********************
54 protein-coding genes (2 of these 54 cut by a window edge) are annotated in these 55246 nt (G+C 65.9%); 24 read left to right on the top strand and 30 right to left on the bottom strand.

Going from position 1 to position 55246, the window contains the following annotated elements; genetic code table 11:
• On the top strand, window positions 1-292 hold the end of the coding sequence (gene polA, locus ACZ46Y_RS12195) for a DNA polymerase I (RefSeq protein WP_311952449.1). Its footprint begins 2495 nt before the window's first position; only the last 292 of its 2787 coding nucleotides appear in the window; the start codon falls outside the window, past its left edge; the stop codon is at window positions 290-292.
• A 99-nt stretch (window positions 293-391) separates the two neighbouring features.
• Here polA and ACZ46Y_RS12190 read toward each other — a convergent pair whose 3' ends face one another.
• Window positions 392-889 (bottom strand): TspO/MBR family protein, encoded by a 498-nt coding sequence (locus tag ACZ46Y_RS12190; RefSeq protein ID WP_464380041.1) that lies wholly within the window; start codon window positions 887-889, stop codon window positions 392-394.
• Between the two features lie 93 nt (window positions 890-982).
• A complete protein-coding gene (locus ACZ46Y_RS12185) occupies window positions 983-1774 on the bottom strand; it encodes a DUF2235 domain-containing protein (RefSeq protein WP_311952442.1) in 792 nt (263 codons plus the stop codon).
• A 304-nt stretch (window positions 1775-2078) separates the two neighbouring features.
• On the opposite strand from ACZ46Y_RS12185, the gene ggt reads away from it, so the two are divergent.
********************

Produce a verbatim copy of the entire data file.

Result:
54 protein-coding genes (2 of these 54 cut by a window edge) are annotated in these 55246 nt (G+C 65.9%); 24 read left to right on the top strand and 30 right to left on the bottom strand.

Going from position 1 to position 55246, the window contains the following annotated elements; genetic code table 11:
• On the top strand, window positions 1-292 hold the end of the coding sequence (gene polA, locus ACZ46Y_RS12195) for a DNA polymerase I (RefSeq protein WP_311952449.1). Its footprint begins 2495 nt before the window's first position; only the last 292 of its 2787 coding nucleotides appear in the window; the start codon falls outside the window, past its left edge; the stop codon is at window positions 290-292.
• A 99-nt stretch (window positions 293-391) separates the two neighbouring features.
• Here polA and ACZ46Y_RS12190 read toward each other — a convergent pair whose 3' ends face one another.
• Window positions 392-889 (bottom strand): TspO/MBR family protein, encoded by a 498-nt coding sequence (locus tag ACZ46Y_RS12190; RefSeq protein ID WP_464380041.1) that lies wholly within the window; start codon window positions 887-889, stop codon window positions 392-394.
• Between the two features lie 93 nt (window positions 890-982).
• A complete protein-coding gene (locus ACZ46Y_RS12185) occupies window positions 983-1774 on the bottom strand; it encodes a DUF2235 domain-containing protein (RefSeq protein WP_311952442.1) in 792 nt (263 codons plus the stop codon).
• A 304-nt stretch (window positions 1775-2078) separates the two neighbouring features.
• On the opposite strand from ACZ46Y_RS12185, the gene ggt reads away from it, so the two are divergent.